These outcomes are to be enabled by three key pillars:

National Energy Market Key Pillars from the Finkel Review: Orderly transition, System planning, Stronger governance

The pillars of the review: orderly transition,system planing, and stronger governance (graphic source).

I'll provide some context and commentary on specific recommendations but some of them are pretty straightforward or dry so I'll skip them for brevity.

1. Preparing for next summer

There are supply issues in the NEM currently because the brown coal-powered Hazelwood Power Station shut down with little notice (see point 3.2), and three-quarters of our natural gas is being shipped overseas due to poorly designed contracts. AEMO should be preparing for meeting 2017/18 summer demand right now.

2. Increased security

2.4 Black start equipment needs better testing and coordination

This refers to getting customers back to normal electricity supply after a blackout. After the SA blackout in December 2016, several of these services failed to deliver meaning the main power plants could not be restarted and customers remained in the dark for hours longer than necessary.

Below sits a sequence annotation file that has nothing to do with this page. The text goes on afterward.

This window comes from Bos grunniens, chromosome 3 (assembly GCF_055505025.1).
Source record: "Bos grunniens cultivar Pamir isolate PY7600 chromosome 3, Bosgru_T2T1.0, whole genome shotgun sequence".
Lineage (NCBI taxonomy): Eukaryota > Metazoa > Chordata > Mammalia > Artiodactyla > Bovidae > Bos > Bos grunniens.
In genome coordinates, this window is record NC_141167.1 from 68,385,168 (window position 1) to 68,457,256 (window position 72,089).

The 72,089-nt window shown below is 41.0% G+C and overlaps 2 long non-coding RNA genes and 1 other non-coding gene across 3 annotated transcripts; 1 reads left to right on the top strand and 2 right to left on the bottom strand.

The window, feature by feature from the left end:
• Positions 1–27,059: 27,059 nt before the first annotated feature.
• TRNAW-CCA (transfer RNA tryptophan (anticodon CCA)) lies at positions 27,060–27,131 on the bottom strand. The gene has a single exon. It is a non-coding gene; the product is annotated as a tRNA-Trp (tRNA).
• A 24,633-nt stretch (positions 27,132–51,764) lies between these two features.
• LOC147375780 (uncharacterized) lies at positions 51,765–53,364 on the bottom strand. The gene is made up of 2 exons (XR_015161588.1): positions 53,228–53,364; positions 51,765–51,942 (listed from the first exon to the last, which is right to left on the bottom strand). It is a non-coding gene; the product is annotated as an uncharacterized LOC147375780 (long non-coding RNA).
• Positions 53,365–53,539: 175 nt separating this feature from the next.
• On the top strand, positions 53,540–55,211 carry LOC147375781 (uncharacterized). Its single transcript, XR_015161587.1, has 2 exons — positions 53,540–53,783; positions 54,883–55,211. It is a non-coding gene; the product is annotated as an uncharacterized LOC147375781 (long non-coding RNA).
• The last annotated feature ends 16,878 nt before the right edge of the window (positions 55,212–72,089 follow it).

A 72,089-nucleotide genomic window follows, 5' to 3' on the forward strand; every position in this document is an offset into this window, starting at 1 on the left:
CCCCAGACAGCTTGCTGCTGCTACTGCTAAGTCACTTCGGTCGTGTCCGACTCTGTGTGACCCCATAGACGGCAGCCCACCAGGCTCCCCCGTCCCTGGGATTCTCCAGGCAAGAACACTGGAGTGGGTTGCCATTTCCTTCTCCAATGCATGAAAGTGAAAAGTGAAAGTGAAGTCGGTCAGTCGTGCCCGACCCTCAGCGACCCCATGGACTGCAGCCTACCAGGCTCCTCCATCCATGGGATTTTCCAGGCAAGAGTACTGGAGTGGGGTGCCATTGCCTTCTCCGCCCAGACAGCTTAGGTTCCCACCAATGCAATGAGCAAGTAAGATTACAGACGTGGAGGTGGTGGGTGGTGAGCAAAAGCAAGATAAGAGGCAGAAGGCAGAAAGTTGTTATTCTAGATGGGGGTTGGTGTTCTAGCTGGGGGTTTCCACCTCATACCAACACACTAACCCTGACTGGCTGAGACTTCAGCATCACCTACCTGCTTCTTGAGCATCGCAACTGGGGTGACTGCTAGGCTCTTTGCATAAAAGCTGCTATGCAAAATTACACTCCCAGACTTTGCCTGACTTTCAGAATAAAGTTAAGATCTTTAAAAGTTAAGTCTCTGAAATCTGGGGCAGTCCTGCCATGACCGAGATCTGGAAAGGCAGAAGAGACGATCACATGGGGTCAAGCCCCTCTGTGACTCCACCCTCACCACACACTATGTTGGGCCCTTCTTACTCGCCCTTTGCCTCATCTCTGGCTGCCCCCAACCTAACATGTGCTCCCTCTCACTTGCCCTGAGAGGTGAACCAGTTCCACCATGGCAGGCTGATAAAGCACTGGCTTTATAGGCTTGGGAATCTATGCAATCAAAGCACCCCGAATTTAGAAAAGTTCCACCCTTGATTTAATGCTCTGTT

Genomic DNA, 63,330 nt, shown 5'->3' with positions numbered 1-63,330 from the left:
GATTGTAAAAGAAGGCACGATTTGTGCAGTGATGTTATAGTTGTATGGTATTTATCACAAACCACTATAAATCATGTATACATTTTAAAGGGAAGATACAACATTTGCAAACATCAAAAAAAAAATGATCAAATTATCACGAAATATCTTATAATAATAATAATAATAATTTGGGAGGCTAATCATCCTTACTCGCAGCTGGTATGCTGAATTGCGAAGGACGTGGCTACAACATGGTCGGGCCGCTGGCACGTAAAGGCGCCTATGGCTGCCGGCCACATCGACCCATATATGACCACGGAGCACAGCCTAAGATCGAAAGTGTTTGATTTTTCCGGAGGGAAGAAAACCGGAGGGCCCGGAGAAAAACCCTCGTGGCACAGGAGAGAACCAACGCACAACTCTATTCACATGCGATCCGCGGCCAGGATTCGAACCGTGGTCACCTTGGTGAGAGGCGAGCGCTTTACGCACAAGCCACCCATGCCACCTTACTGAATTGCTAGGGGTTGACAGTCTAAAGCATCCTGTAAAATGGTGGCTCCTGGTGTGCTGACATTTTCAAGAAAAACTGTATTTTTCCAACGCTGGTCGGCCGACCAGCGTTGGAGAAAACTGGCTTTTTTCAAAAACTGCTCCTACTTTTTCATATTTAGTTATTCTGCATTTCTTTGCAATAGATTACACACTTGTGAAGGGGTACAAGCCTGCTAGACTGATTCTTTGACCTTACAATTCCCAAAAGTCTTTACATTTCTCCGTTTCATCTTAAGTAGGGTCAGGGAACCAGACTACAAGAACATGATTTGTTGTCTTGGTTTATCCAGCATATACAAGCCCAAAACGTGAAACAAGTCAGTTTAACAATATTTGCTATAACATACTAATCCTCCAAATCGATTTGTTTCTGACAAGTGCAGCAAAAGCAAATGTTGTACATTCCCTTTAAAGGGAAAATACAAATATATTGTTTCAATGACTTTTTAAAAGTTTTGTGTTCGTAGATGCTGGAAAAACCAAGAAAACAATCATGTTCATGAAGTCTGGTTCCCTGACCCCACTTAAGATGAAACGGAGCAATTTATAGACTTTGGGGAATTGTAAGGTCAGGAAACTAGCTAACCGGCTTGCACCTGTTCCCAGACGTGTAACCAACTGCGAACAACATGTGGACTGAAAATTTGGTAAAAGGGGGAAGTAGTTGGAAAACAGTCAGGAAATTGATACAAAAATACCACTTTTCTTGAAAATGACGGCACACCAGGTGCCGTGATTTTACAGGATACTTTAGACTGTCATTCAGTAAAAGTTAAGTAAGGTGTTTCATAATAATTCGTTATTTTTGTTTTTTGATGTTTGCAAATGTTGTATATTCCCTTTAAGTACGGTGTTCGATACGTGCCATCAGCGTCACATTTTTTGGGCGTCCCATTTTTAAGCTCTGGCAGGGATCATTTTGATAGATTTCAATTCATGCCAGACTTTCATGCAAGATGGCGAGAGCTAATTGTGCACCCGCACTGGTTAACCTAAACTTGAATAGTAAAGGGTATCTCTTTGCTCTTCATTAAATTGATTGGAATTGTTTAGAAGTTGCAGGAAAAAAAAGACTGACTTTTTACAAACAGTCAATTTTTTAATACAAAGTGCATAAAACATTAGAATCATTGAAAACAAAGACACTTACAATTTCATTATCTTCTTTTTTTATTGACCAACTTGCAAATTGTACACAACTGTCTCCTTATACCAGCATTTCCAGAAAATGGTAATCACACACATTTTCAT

2.3 Tightening frequency bands

Australian standards for fossil generators are pretty loose when it comes to frequency regulation (compared with other countries). Over time generators have been punished by the regulator for keeping the default machine settings which are tighter. This of course incentivised them to cut or loosen standards leaving the network less resilient.

2.1/2.2 New generators need to provide Fast Frequency Response (FFR) and inertia but there shouldn't be a market to reward them

These are super fast ancillary services that arrest a frequency deviation e.g. when a large coal plant trips offline. They limit how much frequency changes by so that the system doesn't completely de-synchronise, but slower services are needed to return to normal frequency.

This is an interesting one because no technology can currently provide both services. Conventional generators are too slow to provide FFR and renewables don't intrinsically provide inertia. Generators could bolt on some batteries to provide FFR and buy a synchronous condenser to provide inertia but that adds to the capital cost for new generators.